Pluggd.in is a blog covering developments in the Indian startup / entrepreneurship scene. Recently, I won an autographed copy of the book Cash The Crash by Yogesh Chabria (pluggd.in’s review of the book) in a Twitter contest organized by pluggd.in. Took some time to receive my prize because the author was off travelling (Iran, I heard) but it eventually arrived via courier. Disclaimer – This is NOT a sponsored post.
Happionaire’s Cash The Crash is published by TV18 (CNBC, CNN-IBN, in.com…ring a bell?) under its book publishing brand Bestsellers18. I’m sure that if this group ever went into the porn business they’ll name that particular venture Above18.
Yogesh Chabria is an author who, when not writing books or touring Iran, works for Indian stock market watch site Moneycontrol.com. He wrote a book earlier titled Invest the Happionaire Way explaining the basics of how the stock market, share trading et al works. Basically…he’s a Michael Douglas from Wall Street kind of advisor.
Cash The Crash aims to explain why the global economy was on the brink of collapse last year, and why this opportunity is a good thing for people in general and for those looking to invest in stock markets in particular. Now, if you’re thinking there’s some of ‘GET RICH QUICK…EARN MILLENS OF DOLLAHS’ kind of thing going on here, perish the thought. The book quite sensibly states that that’s not what it’s objective is; the objective is to explain and make people a bit more financially literate and aware. This is quite specifically meant for a beginner.
I’d already read about why so many banks collapsed last year – in general news media and places like Chirag Jain’s blog. Even when discussing this period, the mood is upbeat throughout. At no point will the book make you feel depressed. Later chapters move on to explaining the importance of keep a good look on your finances and some basics about stock markets work. By basic I mean very basic. (Though, there’s an appendix at the end of the book explaining financial terms succinctly which is quite informative and concise.) This is not a textbook. It’s a book you could gift to your grandmother and expect even her to understand what’s written. This is all theoretical of course since I don’t have a grandmother whom I could test this on, but I expect she would.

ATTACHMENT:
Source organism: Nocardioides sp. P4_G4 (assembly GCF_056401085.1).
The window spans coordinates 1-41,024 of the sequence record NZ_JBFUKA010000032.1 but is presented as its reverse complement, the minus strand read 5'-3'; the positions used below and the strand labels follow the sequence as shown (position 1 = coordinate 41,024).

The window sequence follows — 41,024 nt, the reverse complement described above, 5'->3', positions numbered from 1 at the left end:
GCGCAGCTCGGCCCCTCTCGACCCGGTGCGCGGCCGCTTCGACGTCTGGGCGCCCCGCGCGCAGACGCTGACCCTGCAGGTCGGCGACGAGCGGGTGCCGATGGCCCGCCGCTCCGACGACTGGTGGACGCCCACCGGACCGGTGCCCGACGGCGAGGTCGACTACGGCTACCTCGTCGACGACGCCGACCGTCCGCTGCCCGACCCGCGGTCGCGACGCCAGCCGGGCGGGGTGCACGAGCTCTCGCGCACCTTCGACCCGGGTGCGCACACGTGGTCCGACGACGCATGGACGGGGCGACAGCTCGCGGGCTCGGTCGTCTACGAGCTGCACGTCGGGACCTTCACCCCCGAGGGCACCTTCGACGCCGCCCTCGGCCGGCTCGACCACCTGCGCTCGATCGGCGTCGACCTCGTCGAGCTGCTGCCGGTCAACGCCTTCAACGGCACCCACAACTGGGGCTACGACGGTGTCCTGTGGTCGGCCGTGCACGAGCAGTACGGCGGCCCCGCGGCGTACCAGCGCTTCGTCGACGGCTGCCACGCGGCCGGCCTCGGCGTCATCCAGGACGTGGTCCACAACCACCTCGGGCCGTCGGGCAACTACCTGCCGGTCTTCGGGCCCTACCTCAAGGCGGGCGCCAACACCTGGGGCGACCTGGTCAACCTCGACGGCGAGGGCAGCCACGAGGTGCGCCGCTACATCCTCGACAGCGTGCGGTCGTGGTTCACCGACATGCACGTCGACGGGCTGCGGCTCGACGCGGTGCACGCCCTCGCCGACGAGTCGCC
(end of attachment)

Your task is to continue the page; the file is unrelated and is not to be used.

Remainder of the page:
What makes this book stand out that is that even a layman would be able to understand how it is explained. The book generously uses examples and explains events / terms using conversations instead of paragraphs of text. This is the book’s biggest strength and weakness. If you aren’t well clued in to the world of finance then it you will find this style of explanation easy to understand. On the other hand, adopting this style also results in the book becoming a bit lengthier, but I’m sure the targeted buyers of the book won’t mind. Also, the conversation are also quite obviously made up. Not saying the conversations didn’t happen, they probably did, but you can make out that the exact dialogue used is written specifically for the book preserving the essence of the conversation that the author would have had with the people mentioned.
Purely talking about the technical aspect, there are a few things which could have made the book a more comfortable read. All pages are printed on glossy paper. Cash the Crash is one book which didn’t really need colour printing – or pictures of coins at the bottom. So, Bestsellers18, why torture your readers into squinting because of the all the glare caused by the glossy paper? This isn’t a coffee table book either – no major photos, diagrams, charts to illustrate. Printing on normal paper – and releasing a paperback instead of hardback – you have made the process of reading easier. I hope Network18 guys listen to feedback. Also would have made the book a lot cheaper (MRP for this edition is Rs 499).
The book also lists itself in the ‘Coming Soon’ section publishers attach at the end of the book. Did you mean…recursion?
Overall, I’d say that if you’re not a finance pro, then you should read this book. It’s optimistic, everything is easily in a conversational way, and doesn’t scare off a beginner with jargon. If only the publishers had made sensible decisions about the printing process and pricing it would be sweeter deal when buying the book.